at a museum in Yogyakarta (AFP Photo/Henryanto)

An Indonesian museum that allowed visitors to take selfies with a life-size wax sculpture of Hitler against a backdrop of Auschwitz concentration camp has removed the exhibit following international outrage, the manager said Saturday.

De ARCA Statue Art Museum in the Javanese city of Jogjakarta drew swift condemnation from rights groups after details of the controversial display were published in foreign media.

The exhibit features a sure-footed Hitler standing in front of a huge photo of the gates of Auschwitz -- the largest Nazi concentration camp where more than 1.1 million people were killed.

The museum’s operations manager, Jamie Misbah, said the the wax sculpture had been removed after the building was alerted to criticism from prominent Jewish human rights organisation the Simon Wiesenthal Center.

"We don’t want to attract outrage," Misbah told AFP.

"Our purpose to display the Hitler figure in the museum is to educate."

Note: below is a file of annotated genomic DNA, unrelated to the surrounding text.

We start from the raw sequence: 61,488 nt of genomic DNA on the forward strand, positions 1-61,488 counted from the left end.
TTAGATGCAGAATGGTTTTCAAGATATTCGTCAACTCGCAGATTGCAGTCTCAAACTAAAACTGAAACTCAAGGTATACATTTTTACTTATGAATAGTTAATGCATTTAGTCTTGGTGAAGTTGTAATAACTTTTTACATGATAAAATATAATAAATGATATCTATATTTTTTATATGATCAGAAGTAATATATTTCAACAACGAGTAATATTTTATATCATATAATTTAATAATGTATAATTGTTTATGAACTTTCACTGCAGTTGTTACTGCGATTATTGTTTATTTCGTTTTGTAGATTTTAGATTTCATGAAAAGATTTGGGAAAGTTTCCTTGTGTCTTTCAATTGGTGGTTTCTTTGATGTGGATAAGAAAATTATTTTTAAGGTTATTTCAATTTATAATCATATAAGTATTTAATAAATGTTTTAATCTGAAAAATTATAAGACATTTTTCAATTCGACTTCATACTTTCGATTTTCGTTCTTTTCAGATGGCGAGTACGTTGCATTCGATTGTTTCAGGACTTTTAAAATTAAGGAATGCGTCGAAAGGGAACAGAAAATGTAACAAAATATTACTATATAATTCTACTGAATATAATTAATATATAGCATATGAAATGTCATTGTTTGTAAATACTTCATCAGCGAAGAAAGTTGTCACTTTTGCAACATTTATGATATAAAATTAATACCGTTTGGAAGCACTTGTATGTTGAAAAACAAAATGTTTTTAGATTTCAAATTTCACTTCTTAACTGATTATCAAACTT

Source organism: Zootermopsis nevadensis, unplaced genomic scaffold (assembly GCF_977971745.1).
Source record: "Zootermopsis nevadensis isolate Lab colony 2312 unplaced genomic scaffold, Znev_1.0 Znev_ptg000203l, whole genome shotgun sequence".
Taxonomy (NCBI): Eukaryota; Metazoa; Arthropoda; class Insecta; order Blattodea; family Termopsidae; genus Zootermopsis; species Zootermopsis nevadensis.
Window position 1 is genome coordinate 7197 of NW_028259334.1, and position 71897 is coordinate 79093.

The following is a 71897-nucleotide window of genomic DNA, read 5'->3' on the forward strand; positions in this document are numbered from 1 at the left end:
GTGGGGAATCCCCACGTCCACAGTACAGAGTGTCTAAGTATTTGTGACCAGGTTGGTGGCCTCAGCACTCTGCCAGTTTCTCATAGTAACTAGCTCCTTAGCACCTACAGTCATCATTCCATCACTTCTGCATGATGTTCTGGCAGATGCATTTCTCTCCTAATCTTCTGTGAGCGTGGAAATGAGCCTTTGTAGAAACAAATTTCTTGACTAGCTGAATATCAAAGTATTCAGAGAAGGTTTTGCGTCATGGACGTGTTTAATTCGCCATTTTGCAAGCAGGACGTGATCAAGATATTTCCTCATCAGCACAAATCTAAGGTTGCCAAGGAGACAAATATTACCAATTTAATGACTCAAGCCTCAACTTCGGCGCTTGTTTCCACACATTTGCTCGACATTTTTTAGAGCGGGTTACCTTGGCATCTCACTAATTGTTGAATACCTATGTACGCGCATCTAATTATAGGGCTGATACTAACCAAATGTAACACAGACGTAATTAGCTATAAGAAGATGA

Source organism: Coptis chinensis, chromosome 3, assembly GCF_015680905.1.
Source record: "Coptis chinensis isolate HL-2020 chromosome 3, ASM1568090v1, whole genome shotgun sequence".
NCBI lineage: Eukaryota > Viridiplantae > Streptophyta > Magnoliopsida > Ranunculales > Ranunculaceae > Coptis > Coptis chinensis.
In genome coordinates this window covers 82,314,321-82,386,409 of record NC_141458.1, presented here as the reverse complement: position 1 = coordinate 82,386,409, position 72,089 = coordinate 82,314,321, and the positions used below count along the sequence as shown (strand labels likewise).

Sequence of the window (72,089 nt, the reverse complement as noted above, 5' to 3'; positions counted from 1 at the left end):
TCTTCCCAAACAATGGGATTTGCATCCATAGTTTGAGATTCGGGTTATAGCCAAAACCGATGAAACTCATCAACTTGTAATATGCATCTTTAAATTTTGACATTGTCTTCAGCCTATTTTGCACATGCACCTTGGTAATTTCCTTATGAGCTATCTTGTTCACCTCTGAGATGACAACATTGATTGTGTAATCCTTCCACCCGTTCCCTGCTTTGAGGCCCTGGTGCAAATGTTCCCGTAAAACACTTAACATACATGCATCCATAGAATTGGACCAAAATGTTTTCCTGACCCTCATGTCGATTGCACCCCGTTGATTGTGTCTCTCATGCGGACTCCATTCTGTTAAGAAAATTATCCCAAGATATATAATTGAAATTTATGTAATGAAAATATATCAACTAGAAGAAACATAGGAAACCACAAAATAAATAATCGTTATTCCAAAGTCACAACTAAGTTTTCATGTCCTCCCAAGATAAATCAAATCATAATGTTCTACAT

The Hitler sculpture is one of about 80 figures, including world leaders and celebrities, at the wax and visual effects centre.

The Nazi-themed exhibit was a popular attraction for visitors to take selfies, and photos circulating on social media show customers -- including children -- posing with Hitler and in some cases using the Nazi salute.

Misbah said he thought it was "normal' for visitors to take photos in front of displays, but said the museum respected the exhibit had upset people from around the world.

Historians have blamed poor schooling for the lack of awareness and sensitivity about the Holocaust in Indonesia, which is home to the world's biggest Muslim population and a small number of Jews.

In January, a controversial Nazi-themed cafe in the western Javanese city of Bandung closed.

The venue, which featured swastika-bearing walls and photos of Hitler, sparked global uproar when reports about the unusual venue surfaced several years ago.

Saturday, November 11, 2017

Riyadh's palatial Ritz-Carlton has reportedly morphed into a makeshift prison after the kingdom's unprecedented crackdown on its coddled elite

Friday, November 10, 2017

Advocacy Groups, Celebrities Call for End to Barbaric Dog Meat Trade in Indonesia